Gender, disasters and risks

González Arias, María del Rosario (1); Méndez Rodríguez, Paz (1); Alcedo Rodríguez, Ángeles (1); Dema Moreno, Sandra (1); Díaz Fernández, Montserrat (1); Fernández Saavedra, Ana Gabriela (2); Fontanil Gómez, Yolanda (1); Llorente Marrón, Mar (1); Marrero Beramendi, Laura (2); Pérez Díaz, Cecilia (3) (2018). 'GENDER, DISASTERS AND RISKS' Paper presented at the annual conference of the HDCA, Buenos Aires, Argentina 2018.

Abstract

The scientific literature shows that the existing development model causes disasters to become more frequent on the whole planet and increases the vulnerability of the population. Studies show that catastrophes have a greater impact on the poorest countries and that also in those with the highest levels of development the poorest populations are the most affected. The limited sex-disaggregated data reveal that the impact is not gender neutral; as a matter of fact, in the tsunami that hit Southeast Asia in 2004, more than 75% of all deaths were women (Oxfam 2005). In the 2017 Mexican earthquake, the official data of the city government show again a huge gender imbalance; in the capital died almost twice as many women as men, in this case, due to the sexual division of labor, given that at the time in which it occurred, there were many more women than men inside the homes. For this reason, we must consider the social dimensions of disasters and, in particular, those linked to gender relations.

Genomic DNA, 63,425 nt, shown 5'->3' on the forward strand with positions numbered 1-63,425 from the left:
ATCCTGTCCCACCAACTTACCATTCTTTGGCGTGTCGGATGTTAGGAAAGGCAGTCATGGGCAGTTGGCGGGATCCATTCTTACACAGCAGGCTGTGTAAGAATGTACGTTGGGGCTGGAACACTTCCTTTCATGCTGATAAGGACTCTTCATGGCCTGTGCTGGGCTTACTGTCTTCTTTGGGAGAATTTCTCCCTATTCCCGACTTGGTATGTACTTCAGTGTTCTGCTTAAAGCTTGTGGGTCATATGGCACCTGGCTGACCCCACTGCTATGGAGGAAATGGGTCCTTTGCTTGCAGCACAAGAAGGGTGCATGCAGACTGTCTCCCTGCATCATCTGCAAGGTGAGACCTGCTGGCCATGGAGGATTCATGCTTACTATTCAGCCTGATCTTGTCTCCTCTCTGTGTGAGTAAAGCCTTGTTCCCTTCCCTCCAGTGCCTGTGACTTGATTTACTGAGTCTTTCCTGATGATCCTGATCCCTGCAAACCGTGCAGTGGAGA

The main aim of this research project is to analyze the phenomenon of disasters from the gender perspective, in order to know their impact on men and women as well as the experiences of both sexes when faced with the disaster and its aftermath. We intend to detect whether there are gender differences and, if they exist, to know the causes that might be behind this phenomenon. Following this logic, we have chosen a type of disaster of natural and intensive origin, in order to identify if there are gender inequalities in the disaster and post-disaster, which has led us to focus on earthquakes, and specifically, those lived in Chile (Biobío) in 2010 and in Spain (Lorca) in 2011.Our hypothesis is that natural disasters, like non-natural catastrophes, have a greater impact on women, limit their chances of survival and increase the risk of suffering violence, due to the existing social inequalities, particularly when gender interrelates with other variables.

Addressing this question requires, from a methodological point of view, the use of quantitative and qualitative techniques. Therefore, on the one hand, secondary data sources at international level that provide sex-disaggregated information on the direct and indirect impact of disasters will be analyzed. And, on the other hand, discussion groups will be held in Spain and Chile with people who have experienced a disaster situation. With this technique we intend to know both men’s and women’s perception of risk and the way they face disasters and post-disasters.

This project places the development model at the center of the research, at a time of global transformations whose effects are not alien to us. Its ultimate purpose is to reduce vulnerabilities of the population and reduce the gender gap in catastrophic events of different kinds, such as those of a natural origin (earthquakes, floods, droughts, fires), but also those linked to humanitarian conflicts and/or consequence of forced migration, as is the case of refugees. Both of them affect us directly and its research in the Iberoamerican area turns this into a novel and relevant contribution, given that the scarce academic production in this field comes mainly from the Anglo-Saxon and Asian world.

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